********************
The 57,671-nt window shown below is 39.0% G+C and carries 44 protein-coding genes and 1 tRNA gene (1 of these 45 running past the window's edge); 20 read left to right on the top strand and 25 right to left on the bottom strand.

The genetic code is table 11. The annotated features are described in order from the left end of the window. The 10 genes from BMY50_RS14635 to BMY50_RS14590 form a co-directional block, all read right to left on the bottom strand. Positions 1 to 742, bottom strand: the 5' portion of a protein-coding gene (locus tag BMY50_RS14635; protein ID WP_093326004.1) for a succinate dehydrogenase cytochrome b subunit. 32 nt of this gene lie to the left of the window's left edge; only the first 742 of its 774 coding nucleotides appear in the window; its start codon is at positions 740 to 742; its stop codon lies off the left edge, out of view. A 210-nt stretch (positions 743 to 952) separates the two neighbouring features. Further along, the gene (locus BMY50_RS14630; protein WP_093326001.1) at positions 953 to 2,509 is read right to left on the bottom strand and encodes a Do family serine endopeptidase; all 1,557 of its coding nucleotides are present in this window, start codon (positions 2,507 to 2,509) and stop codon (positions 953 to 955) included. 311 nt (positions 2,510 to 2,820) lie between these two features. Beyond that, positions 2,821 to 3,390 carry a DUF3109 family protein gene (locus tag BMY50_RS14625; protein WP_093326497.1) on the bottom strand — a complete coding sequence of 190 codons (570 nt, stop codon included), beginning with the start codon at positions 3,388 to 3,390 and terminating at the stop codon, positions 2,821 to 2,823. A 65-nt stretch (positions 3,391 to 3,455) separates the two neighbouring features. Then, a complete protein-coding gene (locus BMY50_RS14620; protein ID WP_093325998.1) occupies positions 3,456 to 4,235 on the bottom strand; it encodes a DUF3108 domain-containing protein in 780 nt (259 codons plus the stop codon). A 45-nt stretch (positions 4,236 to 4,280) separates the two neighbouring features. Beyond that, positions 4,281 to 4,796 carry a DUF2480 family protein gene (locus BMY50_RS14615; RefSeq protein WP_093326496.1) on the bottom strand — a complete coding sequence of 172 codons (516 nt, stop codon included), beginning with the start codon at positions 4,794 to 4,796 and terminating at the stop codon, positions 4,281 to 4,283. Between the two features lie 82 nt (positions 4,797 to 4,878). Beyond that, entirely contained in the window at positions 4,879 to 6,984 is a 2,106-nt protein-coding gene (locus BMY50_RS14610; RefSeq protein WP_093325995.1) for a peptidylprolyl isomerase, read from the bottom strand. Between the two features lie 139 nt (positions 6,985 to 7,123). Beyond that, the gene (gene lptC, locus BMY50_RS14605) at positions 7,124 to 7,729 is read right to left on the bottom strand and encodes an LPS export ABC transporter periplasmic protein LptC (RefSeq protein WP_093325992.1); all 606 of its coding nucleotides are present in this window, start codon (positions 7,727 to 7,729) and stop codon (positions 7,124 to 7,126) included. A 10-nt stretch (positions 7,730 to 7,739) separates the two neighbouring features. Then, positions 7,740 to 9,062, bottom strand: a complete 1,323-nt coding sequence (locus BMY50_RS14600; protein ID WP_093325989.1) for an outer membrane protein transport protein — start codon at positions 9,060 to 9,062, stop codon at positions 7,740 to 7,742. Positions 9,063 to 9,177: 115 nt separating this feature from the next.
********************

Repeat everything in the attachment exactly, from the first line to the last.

The 57,671-nt window shown below is 39.0% G+C and carries 44 protein-coding genes and 1 tRNA gene (1 of these 45 running past the window's edge); 20 read left to right on the top strand and 25 right to left on the bottom strand.

The genetic code is table 11. The annotated features are described in order from the left end of the window. The 10 genes from BMY50_RS14635 to BMY50_RS14590 form a co-directional block, all read right to left on the bottom strand. Positions 1 to 742, bottom strand: the 5' portion of a protein-coding gene (locus tag BMY50_RS14635; protein ID WP_093326004.1) for a succinate dehydrogenase cytochrome b subunit. 32 nt of this gene lie to the left of the window's left edge; only the first 742 of its 774 coding nucleotides appear in the window; its start codon is at positions 740 to 742; its stop codon lies off the left edge, out of view. A 210-nt stretch (positions 743 to 952) separates the two neighbouring features. Further along, the gene (locus BMY50_RS14630; protein WP_093326001.1) at positions 953 to 2,509 is read right to left on the bottom strand and encodes a Do family serine endopeptidase; all 1,557 of its coding nucleotides are present in this window, start codon (positions 2,507 to 2,509) and stop codon (positions 953 to 955) included. 311 nt (positions 2,510 to 2,820) lie between these two features. Beyond that, positions 2,821 to 3,390 carry a DUF3109 family protein gene (locus tag BMY50_RS14625; protein WP_093326497.1) on the bottom strand — a complete coding sequence of 190 codons (570 nt, stop codon included), beginning with the start codon at positions 3,388 to 3,390 and terminating at the stop codon, positions 2,821 to 2,823. A 65-nt stretch (positions 3,391 to 3,455) separates the two neighbouring features. Then, a complete protein-coding gene (locus BMY50_RS14620; protein ID WP_093325998.1) occupies positions 3,456 to 4,235 on the bottom strand; it encodes a DUF3108 domain-containing protein in 780 nt (259 codons plus the stop codon). A 45-nt stretch (positions 4,236 to 4,280) separates the two neighbouring features. Beyond that, positions 4,281 to 4,796 carry a DUF2480 family protein gene (locus BMY50_RS14615; RefSeq protein WP_093326496.1) on the bottom strand — a complete coding sequence of 172 codons (516 nt, stop codon included), beginning with the start codon at positions 4,794 to 4,796 and terminating at the stop codon, positions 4,281 to 4,283. Between the two features lie 82 nt (positions 4,797 to 4,878). Beyond that, entirely contained in the window at positions 4,879 to 6,984 is a 2,106-nt protein-coding gene (locus BMY50_RS14610; RefSeq protein WP_093325995.1) for a peptidylprolyl isomerase, read from the bottom strand. Between the two features lie 139 nt (positions 6,985 to 7,123). Beyond that, the gene (gene lptC, locus BMY50_RS14605) at positions 7,124 to 7,729 is read right to left on the bottom strand and encodes an LPS export ABC transporter periplasmic protein LptC (RefSeq protein WP_093325992.1); all 606 of its coding nucleotides are present in this window, start codon (positions 7,727 to 7,729) and stop codon (positions 7,124 to 7,126) included. A 10-nt stretch (positions 7,730 to 7,739) separates the two neighbouring features. Then, positions 7,740 to 9,062, bottom strand: a complete 1,323-nt coding sequence (locus BMY50_RS14600; protein ID WP_093325989.1) for an outer membrane protein transport protein — start codon at positions 9,060 to 9,062, stop codon at positions 7,740 to 7,742. Positions 9,063 to 9,177: 115 nt separating this feature from the next.